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Tuesday, 11 October 2011
Page: 11494


Mr RUDDOCK (Berowra) (21:07): I rise to speak to the amendment moved by the Leader of the Opposition to the Clean Energy Bill 2011. That amendment deals with the commencement provisions and the amendment makes it clear that:

(1) The provisions of this Act commence on a date to be fixed by Proclamation.

(2) A Proclamation for the purposes of subsection (1) must not be made until after elections have been held for the 44th Parliament and the Parliament has met.

The reason for that is quite clear: it is to delay the commencement of the legislation. I would think that members opposite if they were desirous of thinking about their own future might well be disposed to supporting the amendment.

As I sit quietly and think about events that are occurring in the nation at the moment they are quite fascinating. In the time that I have been here I have not seen a government that ostensibly argues that it ought to be well received by the Australian community because it saved us from a global financial crisis and that it has maintained unemployment levels at relatively low numbers and the Australian community ought to be grateful that it has delivered that outcome. How is it that it has lost that support that it might have otherwise expected that those policy prescriptions about which it boasts might have delivered?

The fact of the matter is that they know that they are on the nose and the reason they are on the nose is not because of the government's own policies it is because they are part of a coalition with the Greens. The policy prescription has been delivered because they did that deal with the Greens and it is very necessary for the government to produce legislation that they know in their heart of hearts the Australian people do not support. I suspect that if they were desirous of thinking about their own future—and I gather that some of them are contemplating whether they ought to have a slight shift in direction—then if they do shift in a slightly different direction their thinking is how might they be able to survive. I think the reasoning that I see coming through over and over again is that if they did have a change in leadership, they might well be able to strike out in a new direction to put this matter off the agenda and to be able to focus on what they believe are the positive arguments in support of their own situation.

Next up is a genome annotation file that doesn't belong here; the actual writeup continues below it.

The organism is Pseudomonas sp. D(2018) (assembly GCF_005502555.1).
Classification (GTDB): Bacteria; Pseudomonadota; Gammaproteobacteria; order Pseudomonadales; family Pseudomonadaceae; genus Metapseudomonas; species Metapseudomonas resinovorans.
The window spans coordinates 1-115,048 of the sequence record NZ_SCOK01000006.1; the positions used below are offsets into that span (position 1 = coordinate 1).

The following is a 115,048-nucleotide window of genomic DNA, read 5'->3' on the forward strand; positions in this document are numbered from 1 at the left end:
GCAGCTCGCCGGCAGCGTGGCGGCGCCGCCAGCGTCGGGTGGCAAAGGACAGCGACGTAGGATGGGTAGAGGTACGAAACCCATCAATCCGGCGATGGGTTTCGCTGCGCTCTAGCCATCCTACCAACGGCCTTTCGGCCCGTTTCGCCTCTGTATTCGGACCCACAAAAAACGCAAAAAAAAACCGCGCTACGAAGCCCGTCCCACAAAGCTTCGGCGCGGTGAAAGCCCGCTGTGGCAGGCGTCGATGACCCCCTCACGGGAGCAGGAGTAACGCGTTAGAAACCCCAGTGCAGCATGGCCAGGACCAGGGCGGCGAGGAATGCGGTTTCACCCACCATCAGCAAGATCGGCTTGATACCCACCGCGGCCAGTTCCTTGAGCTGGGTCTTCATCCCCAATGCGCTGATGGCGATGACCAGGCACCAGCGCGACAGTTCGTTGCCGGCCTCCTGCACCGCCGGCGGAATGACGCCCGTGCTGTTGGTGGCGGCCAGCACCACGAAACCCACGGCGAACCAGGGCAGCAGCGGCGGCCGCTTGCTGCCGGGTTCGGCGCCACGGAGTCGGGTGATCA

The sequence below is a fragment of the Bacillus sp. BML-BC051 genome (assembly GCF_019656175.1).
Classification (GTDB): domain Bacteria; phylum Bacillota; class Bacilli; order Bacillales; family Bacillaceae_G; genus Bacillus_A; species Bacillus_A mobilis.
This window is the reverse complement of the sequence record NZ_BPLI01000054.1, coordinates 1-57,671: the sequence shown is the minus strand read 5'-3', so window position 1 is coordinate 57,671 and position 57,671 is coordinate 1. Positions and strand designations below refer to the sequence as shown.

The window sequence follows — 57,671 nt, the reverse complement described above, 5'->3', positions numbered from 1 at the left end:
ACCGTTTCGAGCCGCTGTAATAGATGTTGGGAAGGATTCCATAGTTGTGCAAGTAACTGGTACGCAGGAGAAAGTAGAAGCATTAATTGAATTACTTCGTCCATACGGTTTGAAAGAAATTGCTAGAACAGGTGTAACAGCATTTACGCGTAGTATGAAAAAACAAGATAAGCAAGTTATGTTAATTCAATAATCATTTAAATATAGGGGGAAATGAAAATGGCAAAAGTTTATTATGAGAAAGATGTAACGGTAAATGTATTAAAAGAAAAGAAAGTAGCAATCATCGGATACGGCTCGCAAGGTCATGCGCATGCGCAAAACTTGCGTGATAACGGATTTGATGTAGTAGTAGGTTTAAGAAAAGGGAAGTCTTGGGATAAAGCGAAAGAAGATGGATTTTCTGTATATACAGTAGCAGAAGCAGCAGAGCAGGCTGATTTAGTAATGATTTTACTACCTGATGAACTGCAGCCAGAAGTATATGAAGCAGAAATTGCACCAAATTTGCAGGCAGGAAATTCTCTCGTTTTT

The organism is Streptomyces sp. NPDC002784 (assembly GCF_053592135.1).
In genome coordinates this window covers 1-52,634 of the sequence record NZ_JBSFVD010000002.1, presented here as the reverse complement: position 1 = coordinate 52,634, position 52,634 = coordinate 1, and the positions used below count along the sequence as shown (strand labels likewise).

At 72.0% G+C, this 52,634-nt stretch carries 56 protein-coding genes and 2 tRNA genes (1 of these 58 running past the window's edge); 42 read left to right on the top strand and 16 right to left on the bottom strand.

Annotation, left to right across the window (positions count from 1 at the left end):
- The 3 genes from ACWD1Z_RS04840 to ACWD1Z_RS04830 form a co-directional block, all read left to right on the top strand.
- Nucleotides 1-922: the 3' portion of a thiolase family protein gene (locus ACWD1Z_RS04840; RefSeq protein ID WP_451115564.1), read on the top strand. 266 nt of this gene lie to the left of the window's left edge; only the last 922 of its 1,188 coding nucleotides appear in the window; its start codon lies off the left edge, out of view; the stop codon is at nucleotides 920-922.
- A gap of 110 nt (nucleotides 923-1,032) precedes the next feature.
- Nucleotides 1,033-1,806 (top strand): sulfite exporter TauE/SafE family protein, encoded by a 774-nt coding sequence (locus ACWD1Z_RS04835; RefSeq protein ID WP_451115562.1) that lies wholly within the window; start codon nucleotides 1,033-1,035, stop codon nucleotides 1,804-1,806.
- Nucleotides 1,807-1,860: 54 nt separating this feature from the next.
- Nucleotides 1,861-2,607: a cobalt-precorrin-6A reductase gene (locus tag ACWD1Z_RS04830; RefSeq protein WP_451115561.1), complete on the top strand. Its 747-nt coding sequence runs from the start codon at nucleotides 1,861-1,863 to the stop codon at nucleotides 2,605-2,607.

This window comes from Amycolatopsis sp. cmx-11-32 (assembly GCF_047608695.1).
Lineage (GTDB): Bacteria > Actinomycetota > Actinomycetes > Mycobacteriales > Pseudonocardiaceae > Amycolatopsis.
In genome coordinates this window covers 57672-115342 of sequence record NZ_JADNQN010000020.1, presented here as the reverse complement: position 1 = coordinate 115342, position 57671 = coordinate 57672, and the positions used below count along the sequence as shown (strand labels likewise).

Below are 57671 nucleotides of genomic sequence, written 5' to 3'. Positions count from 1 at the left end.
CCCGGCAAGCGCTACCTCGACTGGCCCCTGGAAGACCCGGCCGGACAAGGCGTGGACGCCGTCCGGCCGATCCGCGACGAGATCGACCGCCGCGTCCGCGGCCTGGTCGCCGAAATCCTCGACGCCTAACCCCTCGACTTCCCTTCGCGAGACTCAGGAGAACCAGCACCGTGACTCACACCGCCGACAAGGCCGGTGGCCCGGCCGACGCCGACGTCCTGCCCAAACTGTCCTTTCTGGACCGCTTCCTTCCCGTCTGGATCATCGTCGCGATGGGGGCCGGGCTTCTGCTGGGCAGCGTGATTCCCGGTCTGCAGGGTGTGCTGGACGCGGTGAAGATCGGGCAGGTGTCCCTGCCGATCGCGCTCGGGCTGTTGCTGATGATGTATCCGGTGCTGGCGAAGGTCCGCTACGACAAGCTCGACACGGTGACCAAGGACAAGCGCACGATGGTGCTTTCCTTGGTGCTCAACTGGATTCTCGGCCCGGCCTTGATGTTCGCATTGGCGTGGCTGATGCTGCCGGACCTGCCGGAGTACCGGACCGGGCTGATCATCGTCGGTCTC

I hope that they do not see that this is a particularly unique opportunity for them to be able to get the government off the hook by voting for the Leader of the Opposition's amendment. This is an amendment which is a particularly useful opportunity for some members of the government who think they might be able to hang on in their marginal seats because they would get it off the political agenda. This is a serious matter.

My view very clearly is that the way in which the government is proceeding with this matter in advance of the rest of the world leaves us seriously exposed. I have recently travelled to the United States and I have had the opportunity of talking to a number of people who are very interested in public life in the United States of America. This is not a matter that is on their agenda. This matter has largely been driven off the public agenda in the United States because of the other serious issues that confront their economy. The government argues that we know that they are not going to deal with it nationally but hopefully some of the states are. It is very interesting. One of the signposts was the Chicago Climate Exchange. Even that has closed. There is little prospect that the United States is going to buy into the sort of agenda that we are buying into here, and with so few other countries buying into this, it will leave us dangerously exposed. Any claims that the government has delivered us a reasonable standard of living will be quickly lost in a situation where we become even less competitive in a very competitive world. (Time expired)